North Korea will get relief from international sanctions only when it has shown irreversible moves toward denuclearization, US Secretary of Defense James Mattis yesterday said ahead of a summit next week between US President Donald Trump and North Korean leader Kim Jong-un.
Speaking in Singapore at the start of a meeting with the defense ministers of South Korea and Japan, he said, “we can anticipate at best a bumpy road to the negotiations.”
“As defense ministers we must maintain a strong, collaborative defensive stance, so we enable our diplomats to negotiate from a calm position of strength in this critical time,” Mattis said on the sidelines of the annual Shangri-La Dialogue, which brings together global defense officials.
All UN Security Council resolutions on the regime must stay in place, he said.
“North Korea will receive relief only when it demonstrates verifiable and irreversible steps to denuclearization,” Mattis said.
His comments came after Trump on Friday conceded that North Korea would not agree immediately to give up its nuclear arsenal, and seemingly walked back expectations for a quick deal from his planned June 12 meeting in Singapore with Kim.
South Korean President Moon Jae-in is to join that summit with the meeting likely to declare an end to the Korean War after almost 70 years, the JoongAng Daily reported yesterday, citing a diplomatic source it did not identify.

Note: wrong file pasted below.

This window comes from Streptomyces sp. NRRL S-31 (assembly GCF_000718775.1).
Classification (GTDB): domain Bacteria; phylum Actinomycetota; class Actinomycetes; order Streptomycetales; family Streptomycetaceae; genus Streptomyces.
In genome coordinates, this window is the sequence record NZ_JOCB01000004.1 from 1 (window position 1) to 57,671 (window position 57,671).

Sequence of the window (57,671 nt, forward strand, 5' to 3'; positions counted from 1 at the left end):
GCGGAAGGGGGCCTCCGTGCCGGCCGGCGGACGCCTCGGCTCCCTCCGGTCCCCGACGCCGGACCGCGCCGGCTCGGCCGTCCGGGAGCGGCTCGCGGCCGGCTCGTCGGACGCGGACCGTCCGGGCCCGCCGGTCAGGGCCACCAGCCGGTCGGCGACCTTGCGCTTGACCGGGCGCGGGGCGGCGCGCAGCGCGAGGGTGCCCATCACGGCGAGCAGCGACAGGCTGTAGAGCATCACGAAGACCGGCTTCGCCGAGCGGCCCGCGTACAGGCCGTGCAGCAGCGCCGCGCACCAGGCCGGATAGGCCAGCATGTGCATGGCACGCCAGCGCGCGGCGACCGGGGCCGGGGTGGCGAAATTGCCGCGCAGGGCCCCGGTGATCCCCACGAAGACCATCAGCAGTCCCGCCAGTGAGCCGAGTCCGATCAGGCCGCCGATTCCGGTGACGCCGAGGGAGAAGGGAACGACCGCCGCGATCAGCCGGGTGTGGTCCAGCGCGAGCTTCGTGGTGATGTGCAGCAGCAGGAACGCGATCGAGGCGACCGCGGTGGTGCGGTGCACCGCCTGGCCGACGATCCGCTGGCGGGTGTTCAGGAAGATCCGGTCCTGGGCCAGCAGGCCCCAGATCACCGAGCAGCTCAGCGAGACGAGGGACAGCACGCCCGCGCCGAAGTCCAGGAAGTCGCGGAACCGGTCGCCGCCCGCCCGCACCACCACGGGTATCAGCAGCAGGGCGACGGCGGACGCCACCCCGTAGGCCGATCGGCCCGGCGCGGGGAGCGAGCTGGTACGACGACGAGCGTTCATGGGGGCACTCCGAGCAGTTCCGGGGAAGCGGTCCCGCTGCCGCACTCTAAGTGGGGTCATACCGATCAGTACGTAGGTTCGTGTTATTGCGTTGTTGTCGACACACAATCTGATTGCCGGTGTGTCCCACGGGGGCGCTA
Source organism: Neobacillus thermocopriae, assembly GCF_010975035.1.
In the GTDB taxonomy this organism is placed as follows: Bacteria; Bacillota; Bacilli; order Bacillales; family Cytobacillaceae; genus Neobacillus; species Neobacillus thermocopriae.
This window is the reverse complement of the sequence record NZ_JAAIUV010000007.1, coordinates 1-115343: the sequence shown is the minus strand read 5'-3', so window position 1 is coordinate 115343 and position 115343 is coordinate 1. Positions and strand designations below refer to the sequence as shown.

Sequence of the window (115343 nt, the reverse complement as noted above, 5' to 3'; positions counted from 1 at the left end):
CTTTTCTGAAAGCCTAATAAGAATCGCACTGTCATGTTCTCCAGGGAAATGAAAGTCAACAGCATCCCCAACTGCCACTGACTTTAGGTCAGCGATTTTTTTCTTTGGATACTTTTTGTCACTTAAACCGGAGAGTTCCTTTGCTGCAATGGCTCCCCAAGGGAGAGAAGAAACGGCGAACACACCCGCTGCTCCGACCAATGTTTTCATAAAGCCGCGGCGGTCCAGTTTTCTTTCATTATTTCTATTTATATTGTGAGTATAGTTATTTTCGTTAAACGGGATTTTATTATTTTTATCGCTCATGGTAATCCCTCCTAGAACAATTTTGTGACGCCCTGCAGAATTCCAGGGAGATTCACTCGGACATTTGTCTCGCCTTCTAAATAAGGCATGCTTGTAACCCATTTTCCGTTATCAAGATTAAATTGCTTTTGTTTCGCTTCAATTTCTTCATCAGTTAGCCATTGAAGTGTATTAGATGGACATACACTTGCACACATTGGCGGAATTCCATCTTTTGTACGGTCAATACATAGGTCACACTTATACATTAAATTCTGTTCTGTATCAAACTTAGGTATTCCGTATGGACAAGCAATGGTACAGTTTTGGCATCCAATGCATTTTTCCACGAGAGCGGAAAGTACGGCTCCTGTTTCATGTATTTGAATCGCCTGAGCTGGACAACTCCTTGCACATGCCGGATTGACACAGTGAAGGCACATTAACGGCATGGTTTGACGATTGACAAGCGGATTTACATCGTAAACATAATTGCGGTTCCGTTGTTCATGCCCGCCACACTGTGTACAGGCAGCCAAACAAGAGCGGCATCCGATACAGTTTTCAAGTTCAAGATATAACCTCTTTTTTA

Meanwhile, North Korea moved to replace its defense minister ahead of the pivotal negotiations, Japan’s Asahi Shimbun reported yesterday, citing people that it did not identify.
No Kwang-chol, the head of the North Korean Workers’ Party’s second economic committee, was chosen to replace Pak Yong-sik, who had served as defense chief since May 2015.
Japanese Minister of Defense Itsunori Onodera told reporters after the meeting with Mattis and South Korean Minister of National Defense Song Young-moo that the nations agreed “it is very important for North Korea to take concrete actions in a perfect and irreversible way.”
“Both pressure and dialogue are important ... we believe that pressure will be maintained, which will help solve this problem,” he said.
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